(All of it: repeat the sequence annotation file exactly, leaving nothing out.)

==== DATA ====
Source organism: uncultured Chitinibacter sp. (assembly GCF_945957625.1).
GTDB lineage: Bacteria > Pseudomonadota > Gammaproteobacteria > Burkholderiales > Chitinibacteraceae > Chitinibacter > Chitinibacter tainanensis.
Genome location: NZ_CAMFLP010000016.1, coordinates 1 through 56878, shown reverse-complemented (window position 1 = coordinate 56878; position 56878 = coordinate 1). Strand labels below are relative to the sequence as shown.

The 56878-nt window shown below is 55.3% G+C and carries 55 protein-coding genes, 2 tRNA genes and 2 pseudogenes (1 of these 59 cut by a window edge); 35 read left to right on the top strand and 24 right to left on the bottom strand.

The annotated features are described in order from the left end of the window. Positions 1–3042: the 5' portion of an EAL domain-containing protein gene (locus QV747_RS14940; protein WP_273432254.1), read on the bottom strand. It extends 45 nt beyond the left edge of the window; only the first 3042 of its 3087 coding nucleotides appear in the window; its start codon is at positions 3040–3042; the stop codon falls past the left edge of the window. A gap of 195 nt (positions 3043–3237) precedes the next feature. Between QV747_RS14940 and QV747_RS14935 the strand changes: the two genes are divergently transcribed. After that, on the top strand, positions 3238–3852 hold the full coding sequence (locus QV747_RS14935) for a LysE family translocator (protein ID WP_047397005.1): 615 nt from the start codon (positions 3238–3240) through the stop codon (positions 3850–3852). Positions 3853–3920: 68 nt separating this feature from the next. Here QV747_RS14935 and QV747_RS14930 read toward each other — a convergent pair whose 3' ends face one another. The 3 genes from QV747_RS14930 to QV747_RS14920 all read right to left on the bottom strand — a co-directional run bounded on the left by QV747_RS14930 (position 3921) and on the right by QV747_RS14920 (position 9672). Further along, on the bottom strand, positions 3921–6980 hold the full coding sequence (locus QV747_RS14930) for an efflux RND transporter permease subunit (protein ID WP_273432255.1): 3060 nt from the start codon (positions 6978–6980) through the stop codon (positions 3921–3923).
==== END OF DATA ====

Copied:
Source organism: uncultured Chitinibacter sp. (assembly GCF_945957625.1).
GTDB lineage: Bacteria > Pseudomonadota > Gammaproteobacteria > Burkholderiales > Chitinibacteraceae > Chitinibacter > Chitinibacter tainanensis.
Genome location: NZ_CAMFLP010000016.1, coordinates 1 through 56878, shown reverse-complemented (window position 1 = coordinate 56878; position 56878 = coordinate 1). Strand labels below are relative to the sequence as shown.

The 56878-nt window shown below is 55.3% G+C and carries 55 protein-coding genes, 2 tRNA genes and 2 pseudogenes (1 of these 59 cut by a window edge); 35 read left to right on the top strand and 24 right to left on the bottom strand.

The annotated features are described in order from the left end of the window. Positions 1–3042: the 5' portion of an EAL domain-containing protein gene (locus QV747_RS14940; protein WP_273432254.1), read on the bottom strand. It extends 45 nt beyond the left edge of the window; only the first 3042 of its 3087 coding nucleotides appear in the window; its start codon is at positions 3040–3042; the stop codon falls past the left edge of the window. A gap of 195 nt (positions 3043–3237) precedes the next feature. Between QV747_RS14940 and QV747_RS14935 the strand changes: the two genes are divergently transcribed. After that, on the top strand, positions 3238–3852 hold the full coding sequence (locus QV747_RS14935) for a LysE family translocator (protein ID WP_047397005.1): 615 nt from the start codon (positions 3238–3240) through the stop codon (positions 3850–3852). Positions 3853–3920: 68 nt separating this feature from the next. Here QV747_RS14935 and QV747_RS14930 read toward each other — a convergent pair whose 3' ends face one another. The 3 genes from QV747_RS14930 to QV747_RS14920 all read right to left on the bottom strand — a co-directional run bounded on the left by QV747_RS14930 (position 3921) and on the right by QV747_RS14920 (position 9672). Further along, on the bottom strand, positions 3921–6980 hold the full coding sequence (locus QV747_RS14930) for an efflux RND transporter permease subunit (protein ID WP_273432255.1): 3060 nt from the start codon (positions 6978–6980) through the stop codon (positions 3921–3923).